Ever since the long, acrimonious contract dispute between the musicians of the Sarasota Orchestra and its management was resolved, people keep asking me who won.
The obvious answer is that the Sarasota-Manatee community won. Because now the staff, board and musicians can again focus their energy on presenting the concerts and educational programs that make the orchestra such a vital and respected force.
But the settlement seems to be a clear victory for the musicians. True, they got only a two-year deal, not the three-year pact they wanted. But the 41 full-time musicians will take only a 2.5 percent pay cut this year, rather than the 8 percent cut management pushed for in the original offer.
The agreement also calls for the musicians to be involved in the Sarasota Music Festival for the first time, as they had wanted. And dozens of management’s proposed changes in working conditions were dropped from the final document after objections from the musicians.
The musicians didn’t regain a seat on the orchestra board, as they had hoped. That’s a shame, because clearly there’s a lack of trust and a failure of communication between management and the musicians. That trust needs to be restored, or we’ll be in the same situation in two years.
The musicians also won the battle of public opinion. They set up a terrific Web site that explained their position in detail and offered point-by-point responses to management’s arguments. Perhaps that’s one reason the pro-musician letters to the Herald-Tribune and other publications vastly outnumbered those favoring management. Fairly or not, management was perceived as coldly corporate and bullying, particularly after they threatened to sue the players individually if they went ahead with a free concert/informational meeting.
Of course, management said they were only trying to be responsible stewards in difficult times. Because of a drop in donations and state grant money, the orchestra had to withdraw $515,000 from an emergency fund last season. Even before the settlement, I heard the organization is prepared to withdraw another $400,000 this year, leaving only a couple hundred thousand in reserve.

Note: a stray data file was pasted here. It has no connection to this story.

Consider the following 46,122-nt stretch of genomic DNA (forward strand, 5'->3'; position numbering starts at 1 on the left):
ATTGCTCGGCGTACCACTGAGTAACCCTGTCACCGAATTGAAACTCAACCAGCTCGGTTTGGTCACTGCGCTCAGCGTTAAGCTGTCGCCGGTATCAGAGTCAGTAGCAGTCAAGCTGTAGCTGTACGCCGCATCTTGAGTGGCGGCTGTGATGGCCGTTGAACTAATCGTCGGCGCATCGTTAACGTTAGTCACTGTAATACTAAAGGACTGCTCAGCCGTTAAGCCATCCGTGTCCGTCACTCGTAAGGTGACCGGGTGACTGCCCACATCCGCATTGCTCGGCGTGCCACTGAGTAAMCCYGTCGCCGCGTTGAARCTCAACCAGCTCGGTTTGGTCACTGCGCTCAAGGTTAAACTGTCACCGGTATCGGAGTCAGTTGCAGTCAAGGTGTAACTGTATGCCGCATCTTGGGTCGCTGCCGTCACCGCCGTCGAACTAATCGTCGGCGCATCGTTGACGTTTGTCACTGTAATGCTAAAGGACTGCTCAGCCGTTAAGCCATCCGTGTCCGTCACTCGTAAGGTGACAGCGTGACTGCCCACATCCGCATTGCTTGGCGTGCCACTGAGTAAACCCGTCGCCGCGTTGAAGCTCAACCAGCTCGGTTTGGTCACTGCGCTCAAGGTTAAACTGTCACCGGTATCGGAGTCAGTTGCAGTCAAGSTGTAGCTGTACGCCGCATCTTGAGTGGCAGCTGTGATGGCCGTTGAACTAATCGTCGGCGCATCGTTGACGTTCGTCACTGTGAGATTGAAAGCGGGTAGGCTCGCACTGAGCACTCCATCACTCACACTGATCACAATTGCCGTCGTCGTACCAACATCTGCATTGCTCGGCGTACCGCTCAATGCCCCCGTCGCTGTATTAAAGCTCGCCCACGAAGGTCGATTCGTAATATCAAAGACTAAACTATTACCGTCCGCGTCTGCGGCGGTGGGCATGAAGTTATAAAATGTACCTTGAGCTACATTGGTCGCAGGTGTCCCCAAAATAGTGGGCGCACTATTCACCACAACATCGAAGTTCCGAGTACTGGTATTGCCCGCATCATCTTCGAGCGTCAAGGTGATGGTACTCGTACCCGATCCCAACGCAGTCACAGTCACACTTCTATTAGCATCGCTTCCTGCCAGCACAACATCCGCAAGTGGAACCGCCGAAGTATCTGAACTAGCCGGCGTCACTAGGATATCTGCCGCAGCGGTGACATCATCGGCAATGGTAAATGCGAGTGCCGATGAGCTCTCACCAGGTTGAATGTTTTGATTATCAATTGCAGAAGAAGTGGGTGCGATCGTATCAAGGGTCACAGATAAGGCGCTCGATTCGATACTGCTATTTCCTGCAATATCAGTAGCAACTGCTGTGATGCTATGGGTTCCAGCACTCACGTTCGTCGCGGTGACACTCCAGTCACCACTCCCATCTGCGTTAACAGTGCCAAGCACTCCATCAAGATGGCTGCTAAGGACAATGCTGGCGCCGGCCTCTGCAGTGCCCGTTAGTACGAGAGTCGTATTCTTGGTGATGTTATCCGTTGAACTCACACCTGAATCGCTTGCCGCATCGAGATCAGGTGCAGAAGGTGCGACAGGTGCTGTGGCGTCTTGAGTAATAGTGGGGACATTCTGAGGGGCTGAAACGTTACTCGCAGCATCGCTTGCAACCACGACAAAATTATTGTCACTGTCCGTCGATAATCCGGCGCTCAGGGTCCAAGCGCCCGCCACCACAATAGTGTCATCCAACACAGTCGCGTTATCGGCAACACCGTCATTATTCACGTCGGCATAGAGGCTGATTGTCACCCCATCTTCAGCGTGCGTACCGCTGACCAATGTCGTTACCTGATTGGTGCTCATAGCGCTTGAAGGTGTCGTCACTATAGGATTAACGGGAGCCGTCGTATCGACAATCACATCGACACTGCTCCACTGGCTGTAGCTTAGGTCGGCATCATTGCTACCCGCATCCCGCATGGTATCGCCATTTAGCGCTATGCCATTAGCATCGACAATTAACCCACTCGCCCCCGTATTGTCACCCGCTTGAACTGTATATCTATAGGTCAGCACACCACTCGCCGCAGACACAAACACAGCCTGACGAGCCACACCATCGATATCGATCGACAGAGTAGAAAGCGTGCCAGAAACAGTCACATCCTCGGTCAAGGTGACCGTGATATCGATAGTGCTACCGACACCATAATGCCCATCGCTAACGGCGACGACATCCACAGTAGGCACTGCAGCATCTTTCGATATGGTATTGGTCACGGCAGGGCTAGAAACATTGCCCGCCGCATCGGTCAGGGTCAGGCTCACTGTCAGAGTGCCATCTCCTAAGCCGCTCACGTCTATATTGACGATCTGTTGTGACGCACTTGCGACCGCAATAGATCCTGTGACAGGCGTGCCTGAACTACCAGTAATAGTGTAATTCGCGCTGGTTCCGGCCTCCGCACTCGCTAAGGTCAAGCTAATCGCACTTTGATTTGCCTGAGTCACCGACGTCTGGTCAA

But management didn’t get much sympathy for its hard-line position, particularly when management’s salaries became a flashpoint in this dispute. Four top staff members made $100,000 or above in 2007-08 (though senior staff took a 10 percent pay cut this year). CEO Joe McKenna made $192,000. According to data on the musicians’ Web site, he earns a higher percentage of the orchestra’s budget than do any of the CEOs or executive directors at 11 U.S. orchestras with comparable budgets.
In an interview before the settlement, McKenna told me management’s salaries weren’t out of line when compared with a broad spectrum of orchestras. McKenna and the board now need to do a better job of relating not only to the musicians, but to their audiences and supporters. During this dispute, it became clear that the community feels passionately about the orchestra, and doesn’t want harm to come to it. But too many people have told me they feel alienated from the organization’s leadership.
An Emotional Solo
Even under normal circumstances, violinist Daniel Jordan would have been excited about his upcoming first Masterworks solo appearance with the Sarasota Orchestra. But that it comes after his recent bout with thyroid cancer makes it an even more profound experience.
The 36-year-old Jordan, the orchestra’s concertmaster since 1998, noticed a lump on his neck in August. The diagnosis: a malignant tumor on his thyroid. He missed the orchestra’s opening Masterworks concerts while undergoing two surgeries.
Now, his prognosis is for a full recovery. But a few months ago, he wondered whether he would be physically and emotionally ready to perform Bruch’s demanding Scottish Fantasy on Jan. 8, 9 and 10.
“But it was important to me to have this performance as a goal to look forward to while I was going through all of this,” Jordan says. “And it was a great motivation for me to keep positive and stay in shape.”
When conductor Leif Bjaland asked Jordan what he’d like to play in his solo turn, he immediately thought of the Scottish Fantasy, a sumptuous piece that incorporates Scottish folk tunes.
“It’s the first piece I remember loving when I started playing as a child,” Jordan says. “I would listen to a Jascha Heifetz recording over and over. It’s full of simple, beautiful melodies. It’s one of those pieces that have such a purity of sound. It has always given me goose bumps.”
His brush with cancer “has certainly given me a different perspective,” Jordan says. “It’s made me appreciate my family and friends and co-workers more; it’s given me a new appreciation of what a great life I have.”